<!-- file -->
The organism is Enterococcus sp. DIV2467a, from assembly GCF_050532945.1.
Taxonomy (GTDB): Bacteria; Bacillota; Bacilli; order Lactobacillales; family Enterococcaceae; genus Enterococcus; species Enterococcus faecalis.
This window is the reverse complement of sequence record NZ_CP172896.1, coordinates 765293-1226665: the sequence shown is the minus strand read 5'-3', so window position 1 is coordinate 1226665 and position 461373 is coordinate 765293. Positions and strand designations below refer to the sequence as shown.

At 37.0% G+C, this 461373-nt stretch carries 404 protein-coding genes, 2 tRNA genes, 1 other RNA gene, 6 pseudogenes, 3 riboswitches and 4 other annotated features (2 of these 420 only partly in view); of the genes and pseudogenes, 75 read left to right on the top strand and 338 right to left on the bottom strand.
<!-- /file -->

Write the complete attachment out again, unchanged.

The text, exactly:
The organism is Enterococcus sp. DIV2467a, from assembly GCF_050532945.1.
Taxonomy (GTDB): Bacteria; Bacillota; Bacilli; order Lactobacillales; family Enterococcaceae; genus Enterococcus; species Enterococcus faecalis.
This window is the reverse complement of sequence record NZ_CP172896.1, coordinates 765293-1226665: the sequence shown is the minus strand read 5'-3', so window position 1 is coordinate 1226665 and position 461373 is coordinate 765293. Positions and strand designations below refer to the sequence as shown.

At 37.0% G+C, this 461373-nt stretch carries 404 protein-coding genes, 2 tRNA genes, 1 other RNA gene, 6 pseudogenes, 3 riboswitches and 4 other annotated features (2 of these 420 only partly in view); of the genes and pseudogenes, 75 read left to right on the top strand and 338 right to left on the bottom strand.